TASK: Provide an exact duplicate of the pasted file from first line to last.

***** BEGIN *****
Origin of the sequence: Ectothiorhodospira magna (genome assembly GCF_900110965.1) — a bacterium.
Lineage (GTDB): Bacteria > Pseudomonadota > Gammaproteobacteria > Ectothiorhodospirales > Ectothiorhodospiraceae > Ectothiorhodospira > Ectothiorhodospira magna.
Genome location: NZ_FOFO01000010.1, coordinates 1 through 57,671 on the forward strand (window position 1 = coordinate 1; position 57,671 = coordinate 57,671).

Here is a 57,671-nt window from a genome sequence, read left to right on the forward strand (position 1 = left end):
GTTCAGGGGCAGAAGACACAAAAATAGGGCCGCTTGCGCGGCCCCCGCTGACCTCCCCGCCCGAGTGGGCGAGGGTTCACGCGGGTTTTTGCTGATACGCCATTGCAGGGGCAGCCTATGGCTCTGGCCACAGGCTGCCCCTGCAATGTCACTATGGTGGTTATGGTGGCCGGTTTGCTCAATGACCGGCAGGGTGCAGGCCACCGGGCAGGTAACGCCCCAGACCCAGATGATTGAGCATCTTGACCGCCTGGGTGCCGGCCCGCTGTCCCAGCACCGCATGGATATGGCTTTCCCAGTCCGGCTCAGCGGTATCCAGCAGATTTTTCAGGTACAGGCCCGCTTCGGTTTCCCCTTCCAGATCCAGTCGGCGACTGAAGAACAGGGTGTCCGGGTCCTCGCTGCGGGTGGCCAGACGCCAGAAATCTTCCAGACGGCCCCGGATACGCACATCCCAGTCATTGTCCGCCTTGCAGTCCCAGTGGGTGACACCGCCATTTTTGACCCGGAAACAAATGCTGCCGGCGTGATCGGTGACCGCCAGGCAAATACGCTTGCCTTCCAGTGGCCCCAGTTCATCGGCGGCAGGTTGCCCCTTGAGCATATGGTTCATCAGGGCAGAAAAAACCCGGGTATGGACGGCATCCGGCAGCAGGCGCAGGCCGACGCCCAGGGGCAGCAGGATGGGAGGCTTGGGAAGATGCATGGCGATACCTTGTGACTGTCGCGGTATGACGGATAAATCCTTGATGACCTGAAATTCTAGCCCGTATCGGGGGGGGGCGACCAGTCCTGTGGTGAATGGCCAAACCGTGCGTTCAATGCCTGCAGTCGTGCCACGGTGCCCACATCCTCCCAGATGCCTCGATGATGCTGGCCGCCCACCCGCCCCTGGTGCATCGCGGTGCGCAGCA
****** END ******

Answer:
Origin of the sequence: Ectothiorhodospira magna (genome assembly GCF_900110965.1) — a bacterium.
Lineage (GTDB): Bacteria > Pseudomonadota > Gammaproteobacteria > Ectothiorhodospirales > Ectothiorhodospiraceae > Ectothiorhodospira > Ectothiorhodospira magna.
Genome location: NZ_FOFO01000010.1, coordinates 1 through 57,671 on the forward strand (window position 1 = coordinate 1; position 57,671 = coordinate 57,671).

Here is a 57,671-nt window from a genome sequence, read left to right on the forward strand (position 1 = left end):
GTTCAGGGGCAGAAGACACAAAAATAGGGCCGCTTGCGCGGCCCCCGCTGACCTCCCCGCCCGAGTGGGCGAGGGTTCACGCGGGTTTTTGCTGATACGCCATTGCAGGGGCAGCCTATGGCTCTGGCCACAGGCTGCCCCTGCAATGTCACTATGGTGGTTATGGTGGCCGGTTTGCTCAATGACCGGCAGGGTGCAGGCCACCGGGCAGGTAACGCCCCAGACCCAGATGATTGAGCATCTTGACCGCCTGGGTGCCGGCCCGCTGTCCCAGCACCGCATGGATATGGCTTTCCCAGTCCGGCTCAGCGGTATCCAGCAGATTTTTCAGGTACAGGCCCGCTTCGGTTTCCCCTTCCAGATCCAGTCGGCGACTGAAGAACAGGGTGTCCGGGTCCTCGCTGCGGGTGGCCAGACGCCAGAAATCTTCCAGACGGCCCCGGATACGCACATCCCAGTCATTGTCCGCCTTGCAGTCCCAGTGGGTGACACCGCCATTTTTGACCCGGAAACAAATGCTGCCGGCGTGATCGGTGACCGCCAGGCAAATACGCTTGCCTTCCAGTGGCCCCAGTTCATCGGCGGCAGGTTGCCCCTTGAGCATATGGTTCATCAGGGCAGAAAAAACCCGGGTATGGACGGCATCCGGCAGCAGGCGCAGGCCGACGCCCAGGGGCAGCAGGATGGGAGGCTTGGGAAGATGCATGGCGATACCTTGTGACTGTCGCGGTATGACGGATAAATCCTTGATGACCTGAAATTCTAGCCCGTATCGGGGGGGGGCGACCAGTCCTGTGGTGAATGGCCAAACCGTGCGTTCAATGCCTGCAGTCGTGCCACGGTGCCCACATCCTCCCAGATGCCTCGATGATGCTGGCCGCCCACCCGCCCCTGGTGCATCGCGGTGCGCAGCA